There’s a lot to take in from the latest survey of agriculture lenders in the Upper Midwest.
The Seventh Federal Reserve District surveyed 136 agriculture lenders about trends they’re seeing in 2022 and all arrows point to higher farmland values. Overall, farmland values went up 23% compared to a year ago with an escalation of 4% in just the first quarter of 2022. There’s more information to be mined from the survey.
With demand to purchase agricultural land up yet again this year, there was a larger amount of farmland for sale in the three- to six-month period ending with March 2022 than in the same period ending with March 2021. In addition, the number of farms and the amount of acreage sold were up during the winter and early spring of 2022 compared with a year earlier. Given these upward trends, 48 percent of the responding bankers forecasted District farmland values to be higher during the second quarter of 2022, 51 percent forecasted them to be stable, and only 1 percent forecasted them to be lower.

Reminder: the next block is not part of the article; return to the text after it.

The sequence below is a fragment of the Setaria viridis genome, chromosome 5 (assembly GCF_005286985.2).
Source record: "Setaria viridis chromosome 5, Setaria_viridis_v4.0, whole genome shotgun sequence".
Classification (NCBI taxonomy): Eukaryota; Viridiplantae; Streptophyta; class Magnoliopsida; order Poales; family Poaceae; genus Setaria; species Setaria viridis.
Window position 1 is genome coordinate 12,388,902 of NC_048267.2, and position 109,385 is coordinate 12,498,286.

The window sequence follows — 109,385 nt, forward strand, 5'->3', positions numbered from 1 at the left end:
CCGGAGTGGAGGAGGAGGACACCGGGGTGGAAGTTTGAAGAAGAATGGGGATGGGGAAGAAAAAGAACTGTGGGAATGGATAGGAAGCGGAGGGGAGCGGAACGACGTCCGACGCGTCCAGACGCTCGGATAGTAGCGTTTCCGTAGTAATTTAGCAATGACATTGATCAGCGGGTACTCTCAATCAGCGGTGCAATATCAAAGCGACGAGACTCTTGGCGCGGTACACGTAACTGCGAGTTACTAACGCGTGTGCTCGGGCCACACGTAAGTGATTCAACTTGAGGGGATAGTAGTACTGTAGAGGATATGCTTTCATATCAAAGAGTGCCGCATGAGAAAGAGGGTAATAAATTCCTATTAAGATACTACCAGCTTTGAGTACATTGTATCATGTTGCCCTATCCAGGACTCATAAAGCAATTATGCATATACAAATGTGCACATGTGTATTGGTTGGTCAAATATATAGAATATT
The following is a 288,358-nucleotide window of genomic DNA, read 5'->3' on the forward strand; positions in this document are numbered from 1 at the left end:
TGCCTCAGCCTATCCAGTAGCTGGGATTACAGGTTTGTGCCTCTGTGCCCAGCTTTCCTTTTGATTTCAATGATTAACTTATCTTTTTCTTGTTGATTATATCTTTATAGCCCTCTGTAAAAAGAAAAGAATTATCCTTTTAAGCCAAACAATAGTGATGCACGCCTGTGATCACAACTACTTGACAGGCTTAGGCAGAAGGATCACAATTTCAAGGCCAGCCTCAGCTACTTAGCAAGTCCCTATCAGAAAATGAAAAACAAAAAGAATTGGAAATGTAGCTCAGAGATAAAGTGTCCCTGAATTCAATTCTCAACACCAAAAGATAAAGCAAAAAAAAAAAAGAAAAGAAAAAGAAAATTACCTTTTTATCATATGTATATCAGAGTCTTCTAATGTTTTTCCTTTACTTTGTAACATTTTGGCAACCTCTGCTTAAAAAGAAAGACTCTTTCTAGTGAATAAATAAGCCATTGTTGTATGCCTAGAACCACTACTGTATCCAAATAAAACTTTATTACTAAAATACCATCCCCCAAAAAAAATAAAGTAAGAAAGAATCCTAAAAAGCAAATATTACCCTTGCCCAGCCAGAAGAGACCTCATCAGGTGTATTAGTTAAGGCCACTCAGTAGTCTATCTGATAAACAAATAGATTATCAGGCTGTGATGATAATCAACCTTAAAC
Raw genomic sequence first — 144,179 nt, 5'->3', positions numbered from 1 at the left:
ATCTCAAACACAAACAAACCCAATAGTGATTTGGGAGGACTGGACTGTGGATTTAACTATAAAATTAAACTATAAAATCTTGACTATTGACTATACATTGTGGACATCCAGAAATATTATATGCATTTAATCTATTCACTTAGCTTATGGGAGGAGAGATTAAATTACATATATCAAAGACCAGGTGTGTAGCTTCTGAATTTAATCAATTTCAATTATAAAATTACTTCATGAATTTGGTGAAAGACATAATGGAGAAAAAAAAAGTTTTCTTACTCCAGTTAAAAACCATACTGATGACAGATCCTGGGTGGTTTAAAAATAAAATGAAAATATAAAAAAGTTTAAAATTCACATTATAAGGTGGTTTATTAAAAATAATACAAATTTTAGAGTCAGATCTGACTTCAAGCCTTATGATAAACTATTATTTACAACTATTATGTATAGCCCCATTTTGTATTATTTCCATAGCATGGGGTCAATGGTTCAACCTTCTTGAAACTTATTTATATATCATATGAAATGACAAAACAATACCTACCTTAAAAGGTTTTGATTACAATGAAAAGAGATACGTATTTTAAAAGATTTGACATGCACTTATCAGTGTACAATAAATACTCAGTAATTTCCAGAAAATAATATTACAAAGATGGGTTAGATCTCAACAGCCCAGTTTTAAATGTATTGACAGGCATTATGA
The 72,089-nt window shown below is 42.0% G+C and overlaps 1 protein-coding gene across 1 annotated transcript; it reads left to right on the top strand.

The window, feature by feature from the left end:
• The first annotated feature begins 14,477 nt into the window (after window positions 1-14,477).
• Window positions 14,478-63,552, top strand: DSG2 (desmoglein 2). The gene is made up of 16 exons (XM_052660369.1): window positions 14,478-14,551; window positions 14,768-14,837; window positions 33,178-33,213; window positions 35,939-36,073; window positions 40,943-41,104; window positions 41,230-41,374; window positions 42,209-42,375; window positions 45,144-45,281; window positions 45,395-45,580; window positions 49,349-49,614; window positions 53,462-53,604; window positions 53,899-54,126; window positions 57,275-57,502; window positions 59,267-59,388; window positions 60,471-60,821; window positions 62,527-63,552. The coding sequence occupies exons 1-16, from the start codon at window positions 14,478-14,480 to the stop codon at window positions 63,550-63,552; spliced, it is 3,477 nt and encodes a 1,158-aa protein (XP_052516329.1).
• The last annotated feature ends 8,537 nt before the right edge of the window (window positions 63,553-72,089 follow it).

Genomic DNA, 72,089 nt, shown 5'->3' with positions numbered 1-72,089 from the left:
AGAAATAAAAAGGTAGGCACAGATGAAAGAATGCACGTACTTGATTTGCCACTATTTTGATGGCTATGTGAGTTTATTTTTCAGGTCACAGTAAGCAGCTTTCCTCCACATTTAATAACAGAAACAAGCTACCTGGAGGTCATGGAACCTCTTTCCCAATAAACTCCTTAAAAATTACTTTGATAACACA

Cash rental rates for District farm acres increased 11 percent from 2021 to 2022. For 2022, average annual cash rents for farmland were up 10 percent in Illinois, 11 percent in Indiana, 12 percent in Iowa, and 8 percent in Wisconsin (not enough survey responses were received from bankers in Michigan to report a numerical change for that state).
Farmland is getting more attention than equipment purchases according to lenders in the survey.
Agricultural credit conditions improved in the District during the first quarter of 2022. Repayment rates for non- real-estate farm loans were higher in the January through March period of 2022 compared with a year ago, and the renewals and extensions of these loans were lower. The availability of funds for agricultural borrowing in the first quarter of 2022 expanded from a year earlier, whereas demand for non-real-estate loans contracted. At 65.0 percent, the average loan-to-deposit ratio in the first quarter of 2022 was at its lowest level since the second quarter of 2013.
Looking ahead to the second quarter of 2022, 48 percent of survey respondents anticipated farmland values to rise, 51 percent anticipated them to be stable, and 1 percent anticipated them to fall. Another Illinois banker stated: “If commodity prices soften and interest rates continue to increase, a decline in real estate values would be anticipated.”